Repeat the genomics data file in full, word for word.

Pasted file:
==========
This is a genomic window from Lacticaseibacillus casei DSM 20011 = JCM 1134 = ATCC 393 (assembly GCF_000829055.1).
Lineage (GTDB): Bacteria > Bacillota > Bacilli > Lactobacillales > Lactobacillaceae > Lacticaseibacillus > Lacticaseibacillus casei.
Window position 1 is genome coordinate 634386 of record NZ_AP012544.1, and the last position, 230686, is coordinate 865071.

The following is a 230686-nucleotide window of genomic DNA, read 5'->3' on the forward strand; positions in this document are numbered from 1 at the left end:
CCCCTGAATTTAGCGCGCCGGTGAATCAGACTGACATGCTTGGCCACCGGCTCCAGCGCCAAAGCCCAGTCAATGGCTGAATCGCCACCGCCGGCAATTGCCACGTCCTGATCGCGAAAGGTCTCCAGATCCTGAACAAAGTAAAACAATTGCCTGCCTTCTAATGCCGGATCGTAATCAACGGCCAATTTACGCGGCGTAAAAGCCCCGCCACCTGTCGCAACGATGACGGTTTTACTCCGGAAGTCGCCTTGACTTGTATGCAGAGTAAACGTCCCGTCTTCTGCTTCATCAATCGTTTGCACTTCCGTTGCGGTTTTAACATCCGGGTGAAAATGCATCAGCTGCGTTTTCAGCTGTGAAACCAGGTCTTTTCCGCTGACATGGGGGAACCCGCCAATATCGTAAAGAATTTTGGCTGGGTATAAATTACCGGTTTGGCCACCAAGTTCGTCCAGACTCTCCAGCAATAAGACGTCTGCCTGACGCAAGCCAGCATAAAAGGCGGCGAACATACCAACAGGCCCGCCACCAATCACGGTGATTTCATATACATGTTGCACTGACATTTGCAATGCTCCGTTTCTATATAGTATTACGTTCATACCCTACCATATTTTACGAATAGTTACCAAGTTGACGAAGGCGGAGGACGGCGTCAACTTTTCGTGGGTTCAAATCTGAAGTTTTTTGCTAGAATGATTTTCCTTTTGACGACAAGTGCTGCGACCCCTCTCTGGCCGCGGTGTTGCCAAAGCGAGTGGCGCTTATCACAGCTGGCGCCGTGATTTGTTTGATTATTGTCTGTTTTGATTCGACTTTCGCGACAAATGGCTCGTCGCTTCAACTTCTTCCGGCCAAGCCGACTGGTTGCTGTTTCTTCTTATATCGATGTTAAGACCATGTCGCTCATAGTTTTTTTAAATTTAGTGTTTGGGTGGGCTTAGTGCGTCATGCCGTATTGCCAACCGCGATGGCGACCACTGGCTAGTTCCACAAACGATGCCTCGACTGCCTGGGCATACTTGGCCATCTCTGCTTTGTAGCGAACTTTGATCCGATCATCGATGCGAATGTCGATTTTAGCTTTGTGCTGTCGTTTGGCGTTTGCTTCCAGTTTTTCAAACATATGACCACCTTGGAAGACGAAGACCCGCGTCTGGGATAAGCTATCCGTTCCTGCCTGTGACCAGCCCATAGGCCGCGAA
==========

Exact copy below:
This is a genomic window from Lacticaseibacillus casei DSM 20011 = JCM 1134 = ATCC 393 (assembly GCF_000829055.1).
Lineage (GTDB): Bacteria > Bacillota > Bacilli > Lactobacillales > Lactobacillaceae > Lacticaseibacillus > Lacticaseibacillus casei.
Window position 1 is genome coordinate 634386 of record NZ_AP012544.1, and the last position, 230686, is coordinate 865071.

The following is a 230686-nucleotide window of genomic DNA, read 5'->3' on the forward strand; positions in this document are numbered from 1 at the left end:
CCCCTGAATTTAGCGCGCCGGTGAATCAGACTGACATGCTTGGCCACCGGCTCCAGCGCCAAAGCCCAGTCAATGGCTGAATCGCCACCGCCGGCAATTGCCACGTCCTGATCGCGAAAGGTCTCCAGATCCTGAACAAAGTAAAACAATTGCCTGCCTTCTAATGCCGGATCGTAATCAACGGCCAATTTACGCGGCGTAAAAGCCCCGCCACCTGTCGCAACGATGACGGTTTTACTCCGGAAGTCGCCTTGACTTGTATGCAGAGTAAACGTCCCGTCTTCTGCTTCATCAATCGTTTGCACTTCCGTTGCGGTTTTAACATCCGGGTGAAAATGCATCAGCTGCGTTTTCAGCTGTGAAACCAGGTCTTTTCCGCTGACATGGGGGAACCCGCCAATATCGTAAAGAATTTTGGCTGGGTATAAATTACCGGTTTGGCCACCAAGTTCGTCCAGACTCTCCAGCAATAAGACGTCTGCCTGACGCAAGCCAGCATAAAAGGCGGCGAACATACCAACAGGCCCGCCACCAATCACGGTGATTTCATATACATGTTGCACTGACATTTGCAATGCTCCGTTTCTATATAGTATTACGTTCATACCCTACCATATTTTACGAATAGTTACCAAGTTGACGAAGGCGGAGGACGGCGTCAACTTTTCGTGGGTTCAAATCTGAAGTTTTTTGCTAGAATGATTTTCCTTTTGACGACAAGTGCTGCGACCCCTCTCTGGCCGCGGTGTTGCCAAAGCGAGTGGCGCTTATCACAGCTGGCGCCGTGATTTGTTTGATTATTGTCTGTTTTGATTCGACTTTCGCGACAAATGGCTCGTCGCTTCAACTTCTTCCGGCCAAGCCGACTGGTTGCTGTTTCTTCTTATATCGATGTTAAGACCATGTCGCTCATAGTTTTTTTAAATTTAGTGTTTGGGTGGGCTTAGTGCGTCATGCCGTATTGCCAACCGCGATGGCGACCACTGGCTAGTTCCACAAACGATGCCTCGACTGCCTGGGCATACTTGGCCATCTCTGCTTTGTAGCGAACTTTGATCCGATCATCGATGCGAATGTCGATTTTAGCTTTGTGCTGTCGTTTGGCGTTTGCTTCCAGTTTTTCAAACATATGACCACCTTGGAAGACGAAGACCCGCGTCTGGGATAAGCTATCCGTTCCTGCCTGTGACCAGCCCATAGGCCGCGAA